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Swallowing disorders and aspiration in palliative care: Definition, consequences, pathophysiology, and etiology

Tessa Goldsmith, MA, CCC-SLP
Audrey Kurash Cohen, MS, CCC-SLP
Section Editors
Eduardo Bruera, MD
Kenneth E Schmader, MD
Daniel G Deschler, MD, FACS
Deputy Editor
Diane MF Savarese, MD


Difficulty swallowing is a disturbing symptom that occurs frequently in terminal illness, especially with malignancies of the upper aerodigestive tract; progressive neurologic disorders such as amyotrophic lateral sclerosis (ALS), Parkinson disease, and multiple sclerosis; dementia; and the general debility that develops in patients near the end of life. In the final weeks to months of life functional decline can impair the desire or ability to eat or drink; furthermore, dysphagia to solids and liquids is one of the most frequent symptoms that tends to worsen during the last days of life [1]. Swallowing dysfunction can impact the essence of pleasurable activities, compromise quality of life (eg, social interaction, communication), and impair nutrition and hydration. Swallowing disorders are also a major predisposing condition for aspiration, and can lead to several pulmonary syndromes, including pneumonia, and, in some cases, even asphyxiation or death.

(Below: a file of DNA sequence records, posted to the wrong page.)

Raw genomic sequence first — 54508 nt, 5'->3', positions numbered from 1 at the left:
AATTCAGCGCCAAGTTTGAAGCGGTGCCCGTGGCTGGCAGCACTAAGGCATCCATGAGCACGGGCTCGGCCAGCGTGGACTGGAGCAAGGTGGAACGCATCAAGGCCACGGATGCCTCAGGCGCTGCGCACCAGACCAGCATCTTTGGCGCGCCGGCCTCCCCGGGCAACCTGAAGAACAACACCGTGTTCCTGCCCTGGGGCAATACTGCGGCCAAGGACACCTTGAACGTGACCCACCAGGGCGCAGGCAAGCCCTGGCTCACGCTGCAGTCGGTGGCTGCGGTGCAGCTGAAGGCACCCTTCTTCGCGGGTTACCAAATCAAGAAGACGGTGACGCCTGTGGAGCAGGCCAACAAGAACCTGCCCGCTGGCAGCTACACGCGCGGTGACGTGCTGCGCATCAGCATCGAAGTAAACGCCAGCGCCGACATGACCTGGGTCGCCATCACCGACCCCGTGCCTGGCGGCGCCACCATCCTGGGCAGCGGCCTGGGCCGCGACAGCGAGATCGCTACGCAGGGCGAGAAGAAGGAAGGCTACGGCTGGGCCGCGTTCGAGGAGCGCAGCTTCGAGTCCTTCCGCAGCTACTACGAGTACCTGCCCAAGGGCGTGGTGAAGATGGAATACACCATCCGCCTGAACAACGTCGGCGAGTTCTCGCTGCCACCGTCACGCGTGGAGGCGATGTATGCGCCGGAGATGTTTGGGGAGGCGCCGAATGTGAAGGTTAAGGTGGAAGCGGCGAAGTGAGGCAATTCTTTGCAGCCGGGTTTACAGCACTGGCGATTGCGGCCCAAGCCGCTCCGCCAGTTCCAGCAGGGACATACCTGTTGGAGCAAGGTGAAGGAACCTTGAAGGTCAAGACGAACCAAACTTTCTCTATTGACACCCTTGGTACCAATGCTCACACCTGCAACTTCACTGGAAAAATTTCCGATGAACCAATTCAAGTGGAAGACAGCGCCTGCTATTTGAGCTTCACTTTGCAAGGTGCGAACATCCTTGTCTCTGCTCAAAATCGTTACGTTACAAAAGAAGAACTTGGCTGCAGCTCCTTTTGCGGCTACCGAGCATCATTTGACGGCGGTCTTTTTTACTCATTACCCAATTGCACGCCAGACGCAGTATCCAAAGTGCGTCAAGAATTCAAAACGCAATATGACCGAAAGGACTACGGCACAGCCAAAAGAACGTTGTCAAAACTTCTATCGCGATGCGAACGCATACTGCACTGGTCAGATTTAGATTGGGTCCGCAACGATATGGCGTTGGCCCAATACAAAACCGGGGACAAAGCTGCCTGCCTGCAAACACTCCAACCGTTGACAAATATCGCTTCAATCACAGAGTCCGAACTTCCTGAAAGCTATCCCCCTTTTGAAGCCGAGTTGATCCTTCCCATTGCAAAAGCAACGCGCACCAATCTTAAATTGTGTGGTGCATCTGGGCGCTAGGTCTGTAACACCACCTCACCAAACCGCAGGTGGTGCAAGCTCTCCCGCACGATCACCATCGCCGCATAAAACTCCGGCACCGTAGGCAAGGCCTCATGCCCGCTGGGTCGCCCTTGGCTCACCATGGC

Given the place of food and nutrition as a central focus of social interaction and the common concerns about adequate nutrition for well-being, swallowing disorders can also cause frustration and distress for families and caregivers. In addition, for many patients with a terminal illness, the inability to swallow and/or disinterest in food may represent a pivotal symptom that prompts the decision to consider end-of-life or hospice care. Management of patients with an advanced, life-threatening illness who are experiencing swallowing difficulty should focus on the following palliative care principles: (1), the primary goals are prevention and relief of suffering with an emphasis on ensuring comfort, rather than optimal nutrition and hydration; (2) the care plan should reflect the underlying life-threatening disease and be consistent with the overall goals of treatment; (3) care is optimized by involving an interdisciplinary team whereby each specialist contributes his/her expert knowledge; and (4) the patient and family are the unit of care and their wishes and preferences should guide collaborative decision making.  

This topic review will cover the definitions, consequences, and etiology of swallowing disorders in patients receiving palliative care. Assessment and management of swallowing disorders in this patient population; overview of the causes and treatment of aspiration pneumonia in adults; issues related to swallowing problems in patients with head and neck cancer; assessment and management of oropharyngeal and esophageal dysphagia in adults; and aspiration due to swallowing dysfunction in children are presented elsewhere.

(See "Swallowing disorders and aspiration in palliative care: Assessment and strategies for management".)

(See "Aspiration pneumonia in adults".)


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Literature review current through: Sep 2016. | This topic last updated: Jun 14, 2016.
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